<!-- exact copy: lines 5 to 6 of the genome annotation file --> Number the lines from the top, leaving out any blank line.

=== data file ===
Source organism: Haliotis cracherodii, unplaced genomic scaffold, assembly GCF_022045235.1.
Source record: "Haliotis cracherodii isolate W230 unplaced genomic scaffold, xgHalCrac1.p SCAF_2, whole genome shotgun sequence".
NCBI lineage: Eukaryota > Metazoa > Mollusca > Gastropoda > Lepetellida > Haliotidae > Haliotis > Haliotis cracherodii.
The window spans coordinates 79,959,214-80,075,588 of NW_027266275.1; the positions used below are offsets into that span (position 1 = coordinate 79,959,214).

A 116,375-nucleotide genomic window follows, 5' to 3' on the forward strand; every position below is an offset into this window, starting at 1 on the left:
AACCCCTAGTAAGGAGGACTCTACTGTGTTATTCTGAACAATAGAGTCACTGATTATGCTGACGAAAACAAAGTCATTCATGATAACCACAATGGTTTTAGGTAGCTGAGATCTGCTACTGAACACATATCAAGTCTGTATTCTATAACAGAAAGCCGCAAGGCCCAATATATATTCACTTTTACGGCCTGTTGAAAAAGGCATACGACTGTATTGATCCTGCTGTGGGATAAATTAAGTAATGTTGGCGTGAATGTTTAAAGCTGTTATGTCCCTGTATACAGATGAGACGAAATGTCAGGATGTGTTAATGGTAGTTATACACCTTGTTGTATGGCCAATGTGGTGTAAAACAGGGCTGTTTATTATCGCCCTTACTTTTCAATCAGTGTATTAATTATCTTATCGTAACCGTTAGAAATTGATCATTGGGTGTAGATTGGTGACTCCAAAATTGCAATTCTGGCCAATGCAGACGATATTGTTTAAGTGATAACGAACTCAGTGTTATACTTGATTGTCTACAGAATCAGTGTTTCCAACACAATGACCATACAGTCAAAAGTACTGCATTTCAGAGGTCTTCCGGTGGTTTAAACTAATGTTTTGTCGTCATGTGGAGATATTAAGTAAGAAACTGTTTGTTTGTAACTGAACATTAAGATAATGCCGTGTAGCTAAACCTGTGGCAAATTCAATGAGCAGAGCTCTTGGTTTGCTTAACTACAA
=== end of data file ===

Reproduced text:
A 116,375-nucleotide genomic window follows, 5' to 3' on the forward strand; every position below is an offset into this window, starting at 1 on the left:
AACCCCTAGTAAGGAGGACTCTACTGTGTTATTCTGAACAATAGAGTCACTGATTATGCTGACGAAAACAAAGTCATTCATGATAACCACAATGGTTTTAGGTAGCTGAGATCTGCTACTGAACACATATCAAGTCTGTATTCTATAACAGAAAGCCGCAAGGCCCAATATATATTCACTTTTACGGCCTGTTGAAAAAGGCATACGACTGTATTGATCCTGCTGTGGGATAAATTAAGTAATGTTGGCGTGAATGTTTAAAGCTGTTATGTCCCTGTATACAGATGAGACGAAATGTCAGGATGTGTTAATGGTAGTTATACACCTTGTTGTATGGCCAATGTGGTGTAAAACAGGGCTGTTTATTATCGCCCTTACTTTTCAATCAGTGTATTAATTATCTTATCGTAACCGTTAGAAATTGATCATTGGGTGTAGATTGGTGACTCCAAAATTGCAATTCTGGCCAATGCAGACGATATTGTTTAAGTGATAACGAACTCAGTGTTATACTTGATTGTCTACAGAATCAGTGTTTCCAACACAATGACCATACAGTCAAAAGTACTGCATTTCAGAGGTCTTCCGGTGGTTTAAACTAATGTTTTGTCGTCATGTGGAGATATTAAGTAAGAAACTGTTTGTTTGTAACTGAACATTAAGATAATGCCGTGTAGCTAAACCTGTGGCAAATTCAATGAGCAGAGCTCTTGGTTTGCTTAACTACAA